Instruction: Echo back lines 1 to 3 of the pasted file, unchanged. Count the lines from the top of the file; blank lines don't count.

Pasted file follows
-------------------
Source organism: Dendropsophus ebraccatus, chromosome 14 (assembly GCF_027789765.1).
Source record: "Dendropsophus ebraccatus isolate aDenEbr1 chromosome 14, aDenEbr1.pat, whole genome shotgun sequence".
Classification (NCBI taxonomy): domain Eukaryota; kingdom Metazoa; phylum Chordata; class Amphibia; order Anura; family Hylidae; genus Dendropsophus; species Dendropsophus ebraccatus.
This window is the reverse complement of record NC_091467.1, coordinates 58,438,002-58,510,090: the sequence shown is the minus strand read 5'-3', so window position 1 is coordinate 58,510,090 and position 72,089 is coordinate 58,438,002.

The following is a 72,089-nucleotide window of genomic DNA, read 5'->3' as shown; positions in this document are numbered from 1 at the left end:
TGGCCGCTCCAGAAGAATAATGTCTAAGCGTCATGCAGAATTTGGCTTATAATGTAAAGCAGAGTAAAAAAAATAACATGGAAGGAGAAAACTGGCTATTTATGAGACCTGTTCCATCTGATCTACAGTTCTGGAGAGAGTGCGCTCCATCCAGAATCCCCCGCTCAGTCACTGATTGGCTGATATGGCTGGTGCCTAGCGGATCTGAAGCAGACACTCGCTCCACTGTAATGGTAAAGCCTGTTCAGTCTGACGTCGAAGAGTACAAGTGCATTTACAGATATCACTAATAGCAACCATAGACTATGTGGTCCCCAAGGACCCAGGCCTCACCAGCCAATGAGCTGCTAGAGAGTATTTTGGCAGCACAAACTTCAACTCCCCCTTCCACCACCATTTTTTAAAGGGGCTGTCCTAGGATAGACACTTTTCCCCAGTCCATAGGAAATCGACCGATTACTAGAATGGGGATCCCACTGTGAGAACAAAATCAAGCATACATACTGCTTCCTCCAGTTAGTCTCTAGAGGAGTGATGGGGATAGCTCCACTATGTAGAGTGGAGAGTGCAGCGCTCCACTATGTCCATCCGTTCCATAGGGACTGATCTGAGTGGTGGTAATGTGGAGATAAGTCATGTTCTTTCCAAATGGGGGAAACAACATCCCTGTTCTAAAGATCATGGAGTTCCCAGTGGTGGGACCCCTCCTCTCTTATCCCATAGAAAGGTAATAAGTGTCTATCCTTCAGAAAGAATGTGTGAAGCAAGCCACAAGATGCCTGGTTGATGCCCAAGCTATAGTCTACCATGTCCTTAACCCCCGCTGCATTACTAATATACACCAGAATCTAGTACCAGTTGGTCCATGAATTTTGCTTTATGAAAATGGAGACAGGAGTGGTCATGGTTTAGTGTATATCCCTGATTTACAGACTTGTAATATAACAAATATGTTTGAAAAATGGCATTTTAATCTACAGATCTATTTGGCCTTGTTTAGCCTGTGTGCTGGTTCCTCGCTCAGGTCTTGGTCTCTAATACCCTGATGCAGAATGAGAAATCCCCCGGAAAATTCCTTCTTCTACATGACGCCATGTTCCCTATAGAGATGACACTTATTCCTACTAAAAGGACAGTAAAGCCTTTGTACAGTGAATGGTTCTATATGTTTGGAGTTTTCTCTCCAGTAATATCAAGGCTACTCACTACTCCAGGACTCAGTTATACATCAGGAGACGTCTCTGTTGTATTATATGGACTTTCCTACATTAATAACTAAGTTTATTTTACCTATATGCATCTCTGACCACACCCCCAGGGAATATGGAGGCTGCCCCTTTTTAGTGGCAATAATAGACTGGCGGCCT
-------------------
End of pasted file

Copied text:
Source organism: Dendropsophus ebraccatus, chromosome 14 (assembly GCF_027789765.1).
Source record: "Dendropsophus ebraccatus isolate aDenEbr1 chromosome 14, aDenEbr1.pat, whole genome shotgun sequence".
Classification (NCBI taxonomy): domain Eukaryota; kingdom Metazoa; phylum Chordata; class Amphibia; order Anura; family Hylidae; genus Dendropsophus; species Dendropsophus ebraccatus.